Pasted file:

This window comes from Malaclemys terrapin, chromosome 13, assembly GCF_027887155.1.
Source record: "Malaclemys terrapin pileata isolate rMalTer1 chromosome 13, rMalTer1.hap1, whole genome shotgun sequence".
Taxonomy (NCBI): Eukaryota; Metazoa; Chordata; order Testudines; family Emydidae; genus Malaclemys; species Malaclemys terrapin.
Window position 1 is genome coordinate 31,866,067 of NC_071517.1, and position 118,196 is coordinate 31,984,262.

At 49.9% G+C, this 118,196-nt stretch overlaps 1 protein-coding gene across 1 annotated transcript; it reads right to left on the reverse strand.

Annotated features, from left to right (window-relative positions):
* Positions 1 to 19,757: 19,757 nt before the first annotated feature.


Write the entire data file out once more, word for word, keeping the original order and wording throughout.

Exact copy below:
This window comes from Malaclemys terrapin, chromosome 13, assembly GCF_027887155.1.
Source record: "Malaclemys terrapin pileata isolate rMalTer1 chromosome 13, rMalTer1.hap1, whole genome shotgun sequence".
Taxonomy (NCBI): Eukaryota; Metazoa; Chordata; order Testudines; family Emydidae; genus Malaclemys; species Malaclemys terrapin.
Window position 1 is genome coordinate 31,866,067 of NC_071517.1, and position 118,196 is coordinate 31,984,262.

At 49.9% G+C, this 118,196-nt stretch overlaps 1 protein-coding gene across 1 annotated transcript; it reads right to left on the reverse strand.

Annotated features, from left to right (window-relative positions):
* Positions 1 to 19,757: 19,757 nt before the first annotated feature.